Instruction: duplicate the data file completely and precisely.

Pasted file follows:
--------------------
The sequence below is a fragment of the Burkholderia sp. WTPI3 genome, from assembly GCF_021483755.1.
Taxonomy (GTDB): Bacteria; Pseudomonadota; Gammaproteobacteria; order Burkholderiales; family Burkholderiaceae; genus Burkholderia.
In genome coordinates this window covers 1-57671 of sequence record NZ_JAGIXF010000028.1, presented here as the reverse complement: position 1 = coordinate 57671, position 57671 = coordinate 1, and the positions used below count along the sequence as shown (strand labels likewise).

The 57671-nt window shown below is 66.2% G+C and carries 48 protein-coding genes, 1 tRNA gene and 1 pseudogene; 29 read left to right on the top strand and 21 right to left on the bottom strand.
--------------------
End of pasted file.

The sequence below is a fragment of the Burkholderia sp. WTPI3 genome, from assembly GCF_021483755.1.
Taxonomy (GTDB): Bacteria; Pseudomonadota; Gammaproteobacteria; order Burkholderiales; family Burkholderiaceae; genus Burkholderia.
In genome coordinates this window covers 1-57671 of sequence record NZ_JAGIXF010000028.1, presented here as the reverse complement: position 1 = coordinate 57671, position 57671 = coordinate 1, and the positions used below count along the sequence as shown (strand labels likewise).

The 57671-nt window shown below is 66.2% G+C and carries 48 protein-coding genes, 1 tRNA gene and 1 pseudogene; 29 read left to right on the top strand and 21 right to left on the bottom strand.